A hoax is something intended to deceive or defraud. When a newspaper or the news reports a fake story, it is known as a hoax. Misleading public stunts, scientific frauds, false bomb threats and business scams are examples of hoaxes. A common aspect that hoaxes have is that they are all meant to deceive or lie. For something to become a hoax, the lie must have something more to offer. It must be outrageous, dramatic but also has to be believable and ingenious. Above all, it must be able to attract attention from the public. Once it has done that then a hoax is in full effect.

An example of a hoax was a fake viral video is one that happened in 2012. Greenpeace paid to have a video made by Yes Men and that Occupy Seattle posted on their website. The video then took off and a lot of companies and people shared it. The video was of a drink fountain that looked like an oil platform at a party for Shell  malfunctioning, and getting all over the party. The video then shows the a man  telling the person holding the phone camera to stop filming while they are rushed out the door. There were also fake legal messages sent out to make it look like Shell was threatening the people reporting the story. It was very widespread and believed by many.



Propagandizing is a form of communication that is aimed at influencing the attitude of a community toward some cause or position by presenting only one side of an argument. Propaganda is commonly created by governments, but some forms of mass communication created by other powerful organizations can be considered propaganda as well. As opposed to impartially providing information, propaganda, in its most basic sense, presents information primarily to influence an audience. Propaganda is usually repeated and dispersed over a wide variety of media in order to create the chosen result in audience attitudes. While the term propaganda has justifiably acquired a strongly negative connotation by association with its most manipulative and jingoistic examples (e.g. Nazi propaganda used to justify the Holocaust), propaganda in its original sense was neutral, and could refer to uses that were generally benign or innocuous, such as public health recommendations, signs encouraging citizens to participate in a census or election, or messages encouraging persons to report crimes to the police, among others.

Propaganda uses societal norms and myths that people hear and believe. Because people respond to, understand and remember more simple ideas this is what is used to influence people’s beliefs, attitudes and values.

Technology as an Agent of Change in Teacher Practice

Students can often gain access to the same kinds of information available to practicing professionals. Moving outside a textbook to see subject matter in its more “private” form is liberating, but also dangerous. It puts a great deal of pressure on both teacher and student to make sense of data, to filter extraneous information, and to focus on important subject matter ideas. Further, this practice demands that both teacher and student become good “knowledge consumers.” We return to this notion of learning to be “knowledge consumers” in the next section.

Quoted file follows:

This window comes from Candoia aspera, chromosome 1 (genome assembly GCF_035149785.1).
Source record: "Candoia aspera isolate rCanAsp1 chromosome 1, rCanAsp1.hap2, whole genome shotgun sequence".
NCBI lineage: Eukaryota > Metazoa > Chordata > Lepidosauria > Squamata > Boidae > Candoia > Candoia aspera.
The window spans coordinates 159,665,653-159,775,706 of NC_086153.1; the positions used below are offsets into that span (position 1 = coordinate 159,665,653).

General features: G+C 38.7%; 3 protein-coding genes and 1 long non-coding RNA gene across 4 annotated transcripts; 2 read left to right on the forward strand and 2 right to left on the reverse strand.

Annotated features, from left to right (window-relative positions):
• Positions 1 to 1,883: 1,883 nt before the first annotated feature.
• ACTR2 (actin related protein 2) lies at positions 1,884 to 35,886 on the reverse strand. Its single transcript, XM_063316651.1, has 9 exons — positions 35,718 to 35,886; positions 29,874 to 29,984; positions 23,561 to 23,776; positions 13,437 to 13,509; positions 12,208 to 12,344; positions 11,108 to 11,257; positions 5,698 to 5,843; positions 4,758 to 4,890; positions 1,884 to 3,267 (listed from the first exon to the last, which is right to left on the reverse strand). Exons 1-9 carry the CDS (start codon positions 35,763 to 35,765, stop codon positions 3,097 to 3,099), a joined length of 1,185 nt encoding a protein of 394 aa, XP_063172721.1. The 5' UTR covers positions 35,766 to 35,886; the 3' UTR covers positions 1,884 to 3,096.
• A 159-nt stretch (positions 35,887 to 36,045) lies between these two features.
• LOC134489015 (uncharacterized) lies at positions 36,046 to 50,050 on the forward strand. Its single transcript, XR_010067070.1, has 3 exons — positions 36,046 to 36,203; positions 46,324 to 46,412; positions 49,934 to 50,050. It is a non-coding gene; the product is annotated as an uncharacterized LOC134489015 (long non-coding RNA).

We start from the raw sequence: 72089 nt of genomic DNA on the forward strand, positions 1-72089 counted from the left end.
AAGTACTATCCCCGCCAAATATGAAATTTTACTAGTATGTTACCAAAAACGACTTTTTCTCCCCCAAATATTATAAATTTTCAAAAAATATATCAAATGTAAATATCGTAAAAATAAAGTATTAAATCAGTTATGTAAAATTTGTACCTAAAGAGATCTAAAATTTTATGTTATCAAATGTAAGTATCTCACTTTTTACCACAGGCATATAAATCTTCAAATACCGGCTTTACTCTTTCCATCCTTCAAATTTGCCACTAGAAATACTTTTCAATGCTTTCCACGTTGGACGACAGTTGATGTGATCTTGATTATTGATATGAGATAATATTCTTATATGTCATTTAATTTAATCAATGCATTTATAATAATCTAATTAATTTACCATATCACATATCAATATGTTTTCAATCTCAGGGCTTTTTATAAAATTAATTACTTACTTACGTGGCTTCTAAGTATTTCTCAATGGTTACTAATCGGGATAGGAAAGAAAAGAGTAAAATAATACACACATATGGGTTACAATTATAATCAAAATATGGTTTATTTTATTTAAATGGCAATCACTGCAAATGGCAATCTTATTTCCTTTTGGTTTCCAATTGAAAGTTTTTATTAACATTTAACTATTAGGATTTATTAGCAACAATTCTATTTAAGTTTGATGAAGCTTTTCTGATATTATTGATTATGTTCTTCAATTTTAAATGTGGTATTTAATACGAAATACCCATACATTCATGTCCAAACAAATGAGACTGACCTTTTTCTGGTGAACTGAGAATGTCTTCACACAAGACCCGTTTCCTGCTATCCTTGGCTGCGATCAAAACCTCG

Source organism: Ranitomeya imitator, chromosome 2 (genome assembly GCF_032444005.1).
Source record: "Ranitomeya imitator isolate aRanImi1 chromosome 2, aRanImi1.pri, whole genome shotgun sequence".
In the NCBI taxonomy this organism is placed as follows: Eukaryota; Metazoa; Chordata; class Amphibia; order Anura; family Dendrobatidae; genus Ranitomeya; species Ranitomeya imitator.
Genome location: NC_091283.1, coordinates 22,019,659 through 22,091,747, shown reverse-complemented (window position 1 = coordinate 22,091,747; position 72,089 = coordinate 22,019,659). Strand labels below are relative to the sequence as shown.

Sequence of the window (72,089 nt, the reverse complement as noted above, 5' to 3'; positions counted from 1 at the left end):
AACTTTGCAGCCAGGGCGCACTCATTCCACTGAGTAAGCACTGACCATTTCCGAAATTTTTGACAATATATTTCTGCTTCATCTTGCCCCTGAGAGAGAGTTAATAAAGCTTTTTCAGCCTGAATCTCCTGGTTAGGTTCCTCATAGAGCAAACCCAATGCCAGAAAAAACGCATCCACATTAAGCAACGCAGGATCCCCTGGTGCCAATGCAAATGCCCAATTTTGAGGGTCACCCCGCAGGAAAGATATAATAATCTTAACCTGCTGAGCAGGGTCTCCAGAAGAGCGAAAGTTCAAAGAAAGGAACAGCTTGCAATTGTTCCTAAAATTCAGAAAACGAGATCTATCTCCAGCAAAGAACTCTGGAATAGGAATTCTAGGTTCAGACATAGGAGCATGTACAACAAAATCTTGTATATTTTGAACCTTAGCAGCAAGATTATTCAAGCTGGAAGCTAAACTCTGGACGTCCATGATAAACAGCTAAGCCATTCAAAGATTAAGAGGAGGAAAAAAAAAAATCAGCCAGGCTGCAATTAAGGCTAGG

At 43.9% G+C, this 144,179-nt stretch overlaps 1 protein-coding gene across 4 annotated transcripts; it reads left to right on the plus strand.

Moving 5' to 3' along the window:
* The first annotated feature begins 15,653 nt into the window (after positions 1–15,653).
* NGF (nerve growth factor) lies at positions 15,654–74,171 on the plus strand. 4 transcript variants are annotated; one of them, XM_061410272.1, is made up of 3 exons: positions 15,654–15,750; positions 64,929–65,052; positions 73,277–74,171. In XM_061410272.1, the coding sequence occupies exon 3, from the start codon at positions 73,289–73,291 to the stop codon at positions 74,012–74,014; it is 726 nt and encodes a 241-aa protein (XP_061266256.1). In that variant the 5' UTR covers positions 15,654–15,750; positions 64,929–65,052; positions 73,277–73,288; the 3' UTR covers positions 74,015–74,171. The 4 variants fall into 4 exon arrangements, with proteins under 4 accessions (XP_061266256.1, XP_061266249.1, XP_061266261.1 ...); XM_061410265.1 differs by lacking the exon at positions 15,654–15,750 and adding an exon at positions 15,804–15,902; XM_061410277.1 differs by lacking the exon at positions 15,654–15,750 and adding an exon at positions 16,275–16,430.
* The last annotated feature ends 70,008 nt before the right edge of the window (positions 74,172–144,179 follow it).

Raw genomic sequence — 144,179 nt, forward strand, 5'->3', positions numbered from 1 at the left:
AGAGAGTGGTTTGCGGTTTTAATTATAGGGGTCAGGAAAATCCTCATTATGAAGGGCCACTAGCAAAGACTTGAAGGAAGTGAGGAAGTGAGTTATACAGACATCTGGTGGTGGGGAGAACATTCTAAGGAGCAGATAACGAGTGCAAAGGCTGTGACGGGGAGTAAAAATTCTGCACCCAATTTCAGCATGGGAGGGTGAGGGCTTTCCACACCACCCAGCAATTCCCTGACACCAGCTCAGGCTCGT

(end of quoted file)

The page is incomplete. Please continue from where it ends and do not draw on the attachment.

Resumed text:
Similar conclusions

Most teachers have come to similar conclusions as they consider ways to use the Web. Searching for worksheets and such only allows the Web to amplify current curriculum, thus not moving it beyond its “public” image. Teachers must begin to reconsider what course content is or should be. Couldn’t one teach a great portion of a weather unit using real-time weather data from Raw weather data is knowledge of a very different sort in comparison to the information found in a weather chapter in a textbook. Teachers must learn to first recognize this insight as useful and then learn to utilize it and other alternative resources in their efforts to facilitate learning. They must shift their thinking from boldfaced words and questions at the end of the chapter to situated activities and subject matter ideas, real-world tasks, and authentic performance tests.

Traditionally low-tech environments

In traditionally low-tech environments, students are often viewed as receivers of knowledge (in the worst case scenario) or constructors of knowledge (in the best case, constructivist fashion). We believe the unprecedented access to information that technology affords demands a shift to more forward-looking notions of students as consumers of knowledge (in addition to knowledge constructors). Teachers must model methods for judging the trustworthiness of information by checking it against other sources, executing mental experiments to investigate the logic of purported claims, and asking critical questions about the origins of claims. Students should be taught to scrutinize knowledge carefully and hold all information as suspect until a reasonable level of certainty can be established. This is difficult and time consuming for both teachers and students, as it demands skepticism first. However, becoming a good consumer of knowledge and information is a skill we’ll all need as the Web continues to expand. We recognize that this is not necessarily an issue limited to technology as the sheer volume of media messages continues to increase. We do believe, though, that the Web, with its complete lack of standards for integrity, serves to magnify this problem.